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ISS Facility Services Interview
Questions

33 Questions and Answers by
Rachelle is a job search expert, career coach, and headhunter
who helps everyone from students to fortune executives find success in their career.

Question 1 of 33

How do you evaluate success among your team members?

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ISS Facility Services Interview Questions

    1.

  1. How do you evaluate success among your team members?
    • When you are leading a team it is very important to be aware of the level of success that each team member is experiencing. One underperforming team player can drag down the entire group. Talk to the interviewer about how you are able to stay aware of each team members' success.

      Rachelle's Answer #1

      "I have a very in-depth and successful system for evaluating success among my team members. I check in twice per week with each member of my team. On Monday's - to set our goals together. Then, on Friday's, to discuss any successes and challenges. I have them self-evaluate and then we create a plan for success for the upcoming week. I evaluate their success based on their follow through and willingness to work hard to reach their goals."

      Rachelle's Answer #2

      "I typically have KPI (key performance indicators) in place to measure the success of each of the members of the team. I also manage our overall success in working together. For example, are we hitting on key initiatives within the department, developing each other for succession planning and having fun along the way!"

    2.

  1. How long have you been looking for a job?
    • Talk to the interviewer about your job search. Have you been on the lookout for a long time? How successful has your search been? You can also ask the interviewer how quickly they are hoping to hire.

      Rachelle's Answer #1

      "I have been on the search for perhaps a month or so. I am now just beginning to become more aggressive in my job search. How quickly are you looking to make a decision?"

      Rachelle's Answer #2

      "I have been passively looking for a new opportunity for a few months. I need to ensure that this next step is a great fit for me and a positive change so I am being very choosy on where I accept interviews. With that said, I have a great feeling about this role with ISS Facility Services AS."

    3.

  1. What is your personal mission statement?
    • Not everyone has a mission statement or personal mantra just off the cuff. In business, especially when entering leadership, this is an important question to ponder. Do you have a quote that inspires you, or a saying that you grew up with that really resonates with you?

      Rachelle's Answer #1

      "My personal mantra is that 'people who shine from within do not need the spotlight.' I feel that it is incredibly important to be a humble leader and I take this mission statement very seriously. I want my team to be in the spotlight rather than being the kind of leader that takes credit for good work."

      Rachelle's Answer #2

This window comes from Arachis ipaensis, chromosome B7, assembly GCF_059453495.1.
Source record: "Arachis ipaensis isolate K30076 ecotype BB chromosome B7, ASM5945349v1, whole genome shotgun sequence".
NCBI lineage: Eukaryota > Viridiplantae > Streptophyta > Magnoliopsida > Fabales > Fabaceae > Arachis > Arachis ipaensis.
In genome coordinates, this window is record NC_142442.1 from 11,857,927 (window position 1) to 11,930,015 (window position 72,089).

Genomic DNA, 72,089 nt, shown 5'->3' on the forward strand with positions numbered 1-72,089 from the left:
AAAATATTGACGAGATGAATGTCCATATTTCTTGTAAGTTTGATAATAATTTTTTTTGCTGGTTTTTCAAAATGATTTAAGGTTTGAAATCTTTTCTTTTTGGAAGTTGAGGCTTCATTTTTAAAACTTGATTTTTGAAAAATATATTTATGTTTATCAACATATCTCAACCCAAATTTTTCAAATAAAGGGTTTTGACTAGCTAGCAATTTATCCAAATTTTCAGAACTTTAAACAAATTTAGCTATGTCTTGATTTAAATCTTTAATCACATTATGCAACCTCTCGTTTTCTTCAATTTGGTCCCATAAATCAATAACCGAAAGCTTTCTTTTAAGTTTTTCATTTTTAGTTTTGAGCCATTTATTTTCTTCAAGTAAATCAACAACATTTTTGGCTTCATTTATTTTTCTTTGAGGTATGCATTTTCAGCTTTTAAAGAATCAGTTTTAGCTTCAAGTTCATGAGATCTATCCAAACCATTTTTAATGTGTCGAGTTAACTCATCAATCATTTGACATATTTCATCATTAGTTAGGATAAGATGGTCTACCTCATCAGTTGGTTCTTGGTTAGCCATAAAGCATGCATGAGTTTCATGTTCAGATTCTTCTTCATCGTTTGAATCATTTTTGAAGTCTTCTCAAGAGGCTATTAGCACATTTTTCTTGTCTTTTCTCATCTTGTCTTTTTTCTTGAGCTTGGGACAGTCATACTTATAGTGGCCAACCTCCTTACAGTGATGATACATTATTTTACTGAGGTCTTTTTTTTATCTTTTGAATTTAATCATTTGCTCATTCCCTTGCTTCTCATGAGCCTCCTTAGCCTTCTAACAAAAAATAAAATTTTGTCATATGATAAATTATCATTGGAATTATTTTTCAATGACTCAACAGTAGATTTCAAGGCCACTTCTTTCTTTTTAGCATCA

"My personal mission is to give my best 100% of the time. It's important to me that I have a great reputation in this industry through hard work and a positive attitude."

    4.

  1. Tell me about a time when you created a unique idea or solution, and it was rejected by your colleagues. How were you able to bounce back?
    • Putting yourself out there with new ideas can be intimidating and we all want to be accepted. Talk to the interviewer about how you would handle the feelings that come with having your idea rejected.

      Rachelle's Answer #1

      "A couple of years ago I made a recommendation for scheduling that would have included some split shifts. The result was less overtime and reduced expenses for the company. My colleagues were unhappy with the idea of split shifts. I was able to see their perspective which made it much easier to bounce back from the rejection. My overall attitude is, you win some - you lose some!"

      Rachelle's Answer #2

      "I once requested a 'suggestion box' when we were faced with high turnover and employee morale issues. My suggestion was rejected because management thought it would just turn into a complaint box. I was disappointed, but I did not let that deter me from continuing in my pursuit to help find a solution to our turnover issue. Instead, I verbally checked in with the employees, creating a safe place for them to provide feedback and suggestions."

    5.

  1. Have you ever been employed through a company merger or acquisition? If so, tell me about your experience.
    • When your work history includes employment with large companies and/or diversified services corporations the chances are high that you have experienced a merger or acquisition of some sort. Perhaps you have been laid off through a process such as this? Talk to the interviewer about your experience. They are looking for an idea of your attitude when it comes to change in your workplace environment. Maintain a positive attitude and avoid speaking negatively about any previous employers.

      Rachelle's Answer #1

      "I went through a merger in 2010 with Company ABC. The transition during their mass-layoff was not handled as professionally as many would have liked; however, I believe that the leadership team did the best they could. I was lucky enough to stay on board with the company and my experience during the transition was certainly eye opening. I learned a lot through the process."